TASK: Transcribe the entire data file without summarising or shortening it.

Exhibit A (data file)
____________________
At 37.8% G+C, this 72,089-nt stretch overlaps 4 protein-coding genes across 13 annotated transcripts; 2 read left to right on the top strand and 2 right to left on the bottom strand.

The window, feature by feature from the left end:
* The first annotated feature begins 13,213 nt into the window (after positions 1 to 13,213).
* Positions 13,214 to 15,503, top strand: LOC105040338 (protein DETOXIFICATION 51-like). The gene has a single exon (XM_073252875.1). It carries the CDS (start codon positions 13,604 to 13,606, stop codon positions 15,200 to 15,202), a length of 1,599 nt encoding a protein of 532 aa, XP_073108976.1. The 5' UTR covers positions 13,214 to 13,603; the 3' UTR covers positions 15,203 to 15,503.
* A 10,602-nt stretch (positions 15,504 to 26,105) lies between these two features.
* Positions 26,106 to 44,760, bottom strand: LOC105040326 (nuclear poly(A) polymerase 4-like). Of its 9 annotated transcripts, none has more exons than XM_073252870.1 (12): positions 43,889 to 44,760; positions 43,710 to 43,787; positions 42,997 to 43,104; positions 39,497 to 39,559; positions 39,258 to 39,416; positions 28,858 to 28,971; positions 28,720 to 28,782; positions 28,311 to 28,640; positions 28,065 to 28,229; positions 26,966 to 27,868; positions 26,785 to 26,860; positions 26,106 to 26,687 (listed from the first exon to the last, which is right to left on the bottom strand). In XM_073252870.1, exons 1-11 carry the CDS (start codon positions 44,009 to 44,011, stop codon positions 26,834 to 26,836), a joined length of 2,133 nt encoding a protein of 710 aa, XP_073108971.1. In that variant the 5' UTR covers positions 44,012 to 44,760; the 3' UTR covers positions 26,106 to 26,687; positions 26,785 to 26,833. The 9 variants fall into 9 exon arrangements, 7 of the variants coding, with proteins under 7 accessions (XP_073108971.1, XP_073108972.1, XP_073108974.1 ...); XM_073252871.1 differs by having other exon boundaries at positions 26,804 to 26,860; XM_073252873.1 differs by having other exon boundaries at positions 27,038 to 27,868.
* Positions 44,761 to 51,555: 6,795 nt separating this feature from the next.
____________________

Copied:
At 37.8% G+C, this 72,089-nt stretch overlaps 4 protein-coding genes across 13 annotated transcripts; 2 read left to right on the top strand and 2 right to left on the bottom strand.

The window, feature by feature from the left end:
* The first annotated feature begins 13,213 nt into the window (after positions 1 to 13,213).
* Positions 13,214 to 15,503, top strand: LOC105040338 (protein DETOXIFICATION 51-like). The gene has a single exon (XM_073252875.1). It carries the CDS (start codon positions 13,604 to 13,606, stop codon positions 15,200 to 15,202), a length of 1,599 nt encoding a protein of 532 aa, XP_073108976.1. The 5' UTR covers positions 13,214 to 13,603; the 3' UTR covers positions 15,203 to 15,503.
* A 10,602-nt stretch (positions 15,504 to 26,105) lies between these two features.
* Positions 26,106 to 44,760, bottom strand: LOC105040326 (nuclear poly(A) polymerase 4-like). Of its 9 annotated transcripts, none has more exons than XM_073252870.1 (12): positions 43,889 to 44,760; positions 43,710 to 43,787; positions 42,997 to 43,104; positions 39,497 to 39,559; positions 39,258 to 39,416; positions 28,858 to 28,971; positions 28,720 to 28,782; positions 28,311 to 28,640; positions 28,065 to 28,229; positions 26,966 to 27,868; positions 26,785 to 26,860; positions 26,106 to 26,687 (listed from the first exon to the last, which is right to left on the bottom strand). In XM_073252870.1, exons 1-11 carry the CDS (start codon positions 44,009 to 44,011, stop codon positions 26,834 to 26,836), a joined length of 2,133 nt encoding a protein of 710 aa, XP_073108971.1. In that variant the 5' UTR covers positions 44,012 to 44,760; the 3' UTR covers positions 26,106 to 26,687; positions 26,785 to 26,833. The 9 variants fall into 9 exon arrangements, 7 of the variants coding, with proteins under 7 accessions (XP_073108971.1, XP_073108972.1, XP_073108974.1 ...); XM_073252871.1 differs by having other exon boundaries at positions 26,804 to 26,860; XM_073252873.1 differs by having other exon boundaries at positions 27,038 to 27,868.
* Positions 44,761 to 51,555: 6,795 nt separating this feature from the next.